• C4 chief takes aim at streamers over “filler content”
  • PSBs serve as “vital counterweight” to growing tech behemoths
  • Mahon bigs up C4 Brexit coverage during RTS Cambridge keynote

Alex Mahon C4

Alex Mahon

Source: RTS

Channel 4 chief executive Alex Mahon took a swipe at global streaming services at this week’s RTS Cambridge Convention, accusing them of profiting from “trans-territory filler work”

During a keynote, the C4 chief warned viewers should be “wary of a future controlled by just the biggest players in tech.”

Mahon argued that television seems to be following the same model as the global food and drink industry: “Where the secret of success is simplicity. It’s about distributing the same recipe to lots of different markets.”

Acknowledging that the rise of the streamers has funded a golden age of television and film content, she said: “When the streamers are good, they’re very, very good. But alongside the hero titles there’s an awful lot of the same: whether it’s drugs lords, mass killers, real crime or heist thrillers – a mix that I suspect is not entirely representative of anyone’s day to day.

She said that the economics of this “trans-territory filler work” meant that an SVoD like Netflix could stitch together one big audience from a set of separate, disassociated audiences in different markets.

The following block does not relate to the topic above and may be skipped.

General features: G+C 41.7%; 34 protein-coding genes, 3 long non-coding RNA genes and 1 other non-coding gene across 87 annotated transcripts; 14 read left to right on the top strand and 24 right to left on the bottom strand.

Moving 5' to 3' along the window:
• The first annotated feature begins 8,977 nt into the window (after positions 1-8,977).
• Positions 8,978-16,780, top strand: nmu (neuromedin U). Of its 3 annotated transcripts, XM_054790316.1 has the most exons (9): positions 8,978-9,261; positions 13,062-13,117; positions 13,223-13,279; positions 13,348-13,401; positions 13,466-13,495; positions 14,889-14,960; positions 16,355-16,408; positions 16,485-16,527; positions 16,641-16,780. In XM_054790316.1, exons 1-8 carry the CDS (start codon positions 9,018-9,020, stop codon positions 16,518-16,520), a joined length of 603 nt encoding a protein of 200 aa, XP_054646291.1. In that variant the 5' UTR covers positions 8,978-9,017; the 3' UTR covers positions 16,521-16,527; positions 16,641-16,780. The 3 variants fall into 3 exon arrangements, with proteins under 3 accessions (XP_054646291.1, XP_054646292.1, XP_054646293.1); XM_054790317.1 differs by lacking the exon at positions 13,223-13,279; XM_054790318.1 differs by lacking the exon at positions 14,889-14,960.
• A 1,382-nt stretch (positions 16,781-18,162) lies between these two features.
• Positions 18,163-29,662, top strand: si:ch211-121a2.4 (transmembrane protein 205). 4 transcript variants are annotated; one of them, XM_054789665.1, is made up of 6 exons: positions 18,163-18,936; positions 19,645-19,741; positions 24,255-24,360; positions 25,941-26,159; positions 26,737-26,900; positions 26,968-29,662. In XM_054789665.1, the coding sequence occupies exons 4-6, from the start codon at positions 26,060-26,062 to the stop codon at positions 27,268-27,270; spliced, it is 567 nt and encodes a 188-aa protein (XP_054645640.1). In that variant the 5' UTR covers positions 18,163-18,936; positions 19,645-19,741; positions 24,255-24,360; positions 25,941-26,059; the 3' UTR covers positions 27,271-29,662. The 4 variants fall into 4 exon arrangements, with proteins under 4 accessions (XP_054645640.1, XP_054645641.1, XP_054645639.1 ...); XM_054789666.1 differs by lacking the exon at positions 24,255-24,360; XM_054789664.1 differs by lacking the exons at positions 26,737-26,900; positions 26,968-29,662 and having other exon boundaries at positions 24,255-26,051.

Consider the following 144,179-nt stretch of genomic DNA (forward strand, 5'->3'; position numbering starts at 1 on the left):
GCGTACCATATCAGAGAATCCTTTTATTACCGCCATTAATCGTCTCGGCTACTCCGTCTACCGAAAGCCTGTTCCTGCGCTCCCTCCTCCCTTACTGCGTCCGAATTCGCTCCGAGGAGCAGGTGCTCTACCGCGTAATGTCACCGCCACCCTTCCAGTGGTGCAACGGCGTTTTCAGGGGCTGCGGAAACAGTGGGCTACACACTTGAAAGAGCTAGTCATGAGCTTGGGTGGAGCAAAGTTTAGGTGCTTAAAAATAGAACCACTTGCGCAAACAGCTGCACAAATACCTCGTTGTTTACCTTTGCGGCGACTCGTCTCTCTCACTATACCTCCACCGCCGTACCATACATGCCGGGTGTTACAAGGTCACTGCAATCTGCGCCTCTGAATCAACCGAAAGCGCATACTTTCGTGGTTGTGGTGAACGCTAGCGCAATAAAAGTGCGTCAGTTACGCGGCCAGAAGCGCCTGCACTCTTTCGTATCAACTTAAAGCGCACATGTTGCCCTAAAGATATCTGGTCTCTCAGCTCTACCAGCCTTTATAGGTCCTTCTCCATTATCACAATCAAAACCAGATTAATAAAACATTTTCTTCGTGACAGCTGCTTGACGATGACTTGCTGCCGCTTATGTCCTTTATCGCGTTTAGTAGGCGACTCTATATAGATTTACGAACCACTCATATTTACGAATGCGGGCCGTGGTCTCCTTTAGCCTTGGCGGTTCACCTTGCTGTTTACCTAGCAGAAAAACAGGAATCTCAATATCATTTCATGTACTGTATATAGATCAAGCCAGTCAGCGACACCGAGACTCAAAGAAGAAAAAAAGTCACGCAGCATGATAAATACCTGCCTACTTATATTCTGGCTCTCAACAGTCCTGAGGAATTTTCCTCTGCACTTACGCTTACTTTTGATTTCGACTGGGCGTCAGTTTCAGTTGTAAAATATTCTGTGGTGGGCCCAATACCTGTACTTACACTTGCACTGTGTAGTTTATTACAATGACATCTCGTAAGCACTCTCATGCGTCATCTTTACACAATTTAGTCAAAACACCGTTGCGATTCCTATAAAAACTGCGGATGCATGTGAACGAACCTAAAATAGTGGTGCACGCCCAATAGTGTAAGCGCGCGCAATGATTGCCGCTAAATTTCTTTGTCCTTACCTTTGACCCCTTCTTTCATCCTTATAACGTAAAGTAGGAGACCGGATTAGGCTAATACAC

“In doing that they may end up without the content that has piquancy to large domestic audiences, that resonates in a way that’s big enough to be important to our whole society. The global telly of the future will not be - and isn’t being - designed to reflect Britain back to itself, to bring the nation together at particular moments, to inform and educate a particular society or to care about promoting any kind of social cohesion.”

She positioned public service broadcasters like Channel 4 as a “vital counterweight to the growing concentration of power in the hands of just a few tech behemoths who increasingly want to decide what we read, watch and listen to.”

Mahon said PSBs like C4 look to tackle issues affecting modern Britain in a way that others don’t, talking up its move to open new bases in Leeds, Bristol and Glasgow this autumn.

She also cited a series of recent shows about Brexit on Channel such drama Brexit: The Uncivil War. “The global SVoDs could never be expected to take the decision to commission a swathe of programming looking at Brexit across multiple genres, given the low likely demand for such content outside the UK or in secondary windows in the UK over time.

“And yet, Brexit will shape the lives of everyone in the UK, and the younger generation in particular. Brexit has served to expose how we are relevant to the lives, concerns, interests of our audiences in a way that streamers simply aren’t, don’t want to be and indeed simply cannot be.”